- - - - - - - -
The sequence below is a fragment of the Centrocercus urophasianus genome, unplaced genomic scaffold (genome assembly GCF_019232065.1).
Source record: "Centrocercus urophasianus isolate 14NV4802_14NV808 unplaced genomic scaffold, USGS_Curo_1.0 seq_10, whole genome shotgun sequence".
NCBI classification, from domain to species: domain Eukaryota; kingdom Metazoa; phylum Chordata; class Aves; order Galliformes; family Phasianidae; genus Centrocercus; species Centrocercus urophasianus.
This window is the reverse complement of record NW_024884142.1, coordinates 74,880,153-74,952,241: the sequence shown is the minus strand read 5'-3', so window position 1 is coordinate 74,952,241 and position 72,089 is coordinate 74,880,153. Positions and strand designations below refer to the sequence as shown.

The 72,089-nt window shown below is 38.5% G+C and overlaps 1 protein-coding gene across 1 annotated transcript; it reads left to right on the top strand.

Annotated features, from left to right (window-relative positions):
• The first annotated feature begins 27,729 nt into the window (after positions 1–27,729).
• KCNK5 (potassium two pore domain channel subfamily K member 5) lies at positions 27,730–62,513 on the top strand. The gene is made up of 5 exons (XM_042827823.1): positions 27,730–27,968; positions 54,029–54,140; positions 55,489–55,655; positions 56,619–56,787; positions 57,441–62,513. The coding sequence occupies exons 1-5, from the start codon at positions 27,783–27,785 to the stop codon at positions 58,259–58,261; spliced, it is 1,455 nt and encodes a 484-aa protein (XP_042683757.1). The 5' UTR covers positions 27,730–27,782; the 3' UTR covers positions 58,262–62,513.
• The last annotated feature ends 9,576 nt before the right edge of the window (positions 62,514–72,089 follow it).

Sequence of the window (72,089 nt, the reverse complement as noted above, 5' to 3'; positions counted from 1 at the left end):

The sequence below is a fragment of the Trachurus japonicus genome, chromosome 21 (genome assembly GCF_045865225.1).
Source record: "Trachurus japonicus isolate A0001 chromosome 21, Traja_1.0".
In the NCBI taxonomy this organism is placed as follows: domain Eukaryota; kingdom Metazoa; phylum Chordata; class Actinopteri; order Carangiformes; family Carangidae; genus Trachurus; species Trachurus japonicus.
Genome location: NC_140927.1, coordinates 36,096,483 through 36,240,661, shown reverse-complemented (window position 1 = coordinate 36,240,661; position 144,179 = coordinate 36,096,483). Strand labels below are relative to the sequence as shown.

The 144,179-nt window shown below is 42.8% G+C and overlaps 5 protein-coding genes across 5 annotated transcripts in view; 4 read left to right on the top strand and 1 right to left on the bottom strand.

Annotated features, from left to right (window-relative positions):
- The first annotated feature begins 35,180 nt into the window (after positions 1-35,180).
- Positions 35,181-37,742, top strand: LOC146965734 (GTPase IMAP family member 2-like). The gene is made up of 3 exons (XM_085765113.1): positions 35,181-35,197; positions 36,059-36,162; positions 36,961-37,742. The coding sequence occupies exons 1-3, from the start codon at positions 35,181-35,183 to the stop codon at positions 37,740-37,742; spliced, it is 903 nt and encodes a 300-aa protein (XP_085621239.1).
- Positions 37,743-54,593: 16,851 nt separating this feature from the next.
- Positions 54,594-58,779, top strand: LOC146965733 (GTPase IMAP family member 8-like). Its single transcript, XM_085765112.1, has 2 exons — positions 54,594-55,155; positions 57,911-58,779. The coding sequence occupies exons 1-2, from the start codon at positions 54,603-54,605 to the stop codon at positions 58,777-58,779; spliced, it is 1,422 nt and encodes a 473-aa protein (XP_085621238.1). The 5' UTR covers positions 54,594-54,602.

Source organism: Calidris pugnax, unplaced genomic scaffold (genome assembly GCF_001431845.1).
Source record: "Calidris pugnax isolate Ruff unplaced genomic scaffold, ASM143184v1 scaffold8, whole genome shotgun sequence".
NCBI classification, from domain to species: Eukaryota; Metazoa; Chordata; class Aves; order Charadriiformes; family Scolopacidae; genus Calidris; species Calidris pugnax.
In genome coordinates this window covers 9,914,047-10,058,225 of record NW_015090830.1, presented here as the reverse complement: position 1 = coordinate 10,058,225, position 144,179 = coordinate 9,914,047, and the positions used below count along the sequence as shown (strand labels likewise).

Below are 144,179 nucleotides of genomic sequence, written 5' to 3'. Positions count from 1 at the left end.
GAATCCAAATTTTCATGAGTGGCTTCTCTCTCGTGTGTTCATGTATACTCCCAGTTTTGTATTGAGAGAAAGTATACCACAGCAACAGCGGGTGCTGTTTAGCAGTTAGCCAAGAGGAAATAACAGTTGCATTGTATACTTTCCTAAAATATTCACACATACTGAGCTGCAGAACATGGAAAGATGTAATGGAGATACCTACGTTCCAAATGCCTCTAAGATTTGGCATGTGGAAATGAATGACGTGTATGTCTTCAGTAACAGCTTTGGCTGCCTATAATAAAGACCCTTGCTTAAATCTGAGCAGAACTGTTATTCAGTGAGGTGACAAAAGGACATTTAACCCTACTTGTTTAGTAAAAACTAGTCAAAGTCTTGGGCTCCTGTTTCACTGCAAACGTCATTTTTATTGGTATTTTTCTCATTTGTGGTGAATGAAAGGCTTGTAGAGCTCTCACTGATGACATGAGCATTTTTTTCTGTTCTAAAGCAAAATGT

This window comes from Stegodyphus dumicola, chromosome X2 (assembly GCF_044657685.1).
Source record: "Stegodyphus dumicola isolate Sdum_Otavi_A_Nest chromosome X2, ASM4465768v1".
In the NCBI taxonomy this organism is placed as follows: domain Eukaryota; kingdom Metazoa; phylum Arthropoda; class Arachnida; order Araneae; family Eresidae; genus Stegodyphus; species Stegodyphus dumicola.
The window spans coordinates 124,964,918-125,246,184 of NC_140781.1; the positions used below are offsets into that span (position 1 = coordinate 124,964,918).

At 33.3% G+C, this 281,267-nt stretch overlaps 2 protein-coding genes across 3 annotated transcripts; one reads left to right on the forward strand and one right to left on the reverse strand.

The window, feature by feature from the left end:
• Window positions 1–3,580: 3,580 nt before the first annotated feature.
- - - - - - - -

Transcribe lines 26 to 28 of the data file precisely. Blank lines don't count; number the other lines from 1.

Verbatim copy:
GAATCCAAATTTTCATGAGTGGCTTCTCTCTCGTGTGTTCATGTATACTCCCAGTTTTGTATTGAGAGAAAGTATACCACAGCAACAGCGGGTGCTGTTTAGCAGTTAGCCAAGAGGAAATAACAGTTGCATTGTATACTTTCCTAAAATATTCACACATACTGAGCTGCAGAACATGGAAAGATGTAATGGAGATACCTACGTTCCAAATGCCTCTAAGATTTGGCATGTGGAAATGAATGACGTGTATGTCTTCAGTAACAGCTTTGGCTGCCTATAATAAAGACCCTTGCTTAAATCTGAGCAGAACTGTTATTCAGTGAGGTGACAAAAGGACATTTAACCCTACTTGTTTAGTAAAAACTAGTCAAAGTCTTGGGCTCCTGTTTCACTGCAAACGTCATTTTTATTGGTATTTTTCTCATTTGTGGTGAATGAAAGGCTTGTAGAGCTCTCACTGATGACATGAGCATTTTTTTCTGTTCTAAAGCAAAATGT

This window comes from Stegodyphus dumicola, chromosome X2 (assembly GCF_044657685.1).
Source record: "Stegodyphus dumicola isolate Sdum_Otavi_A_Nest chromosome X2, ASM4465768v1".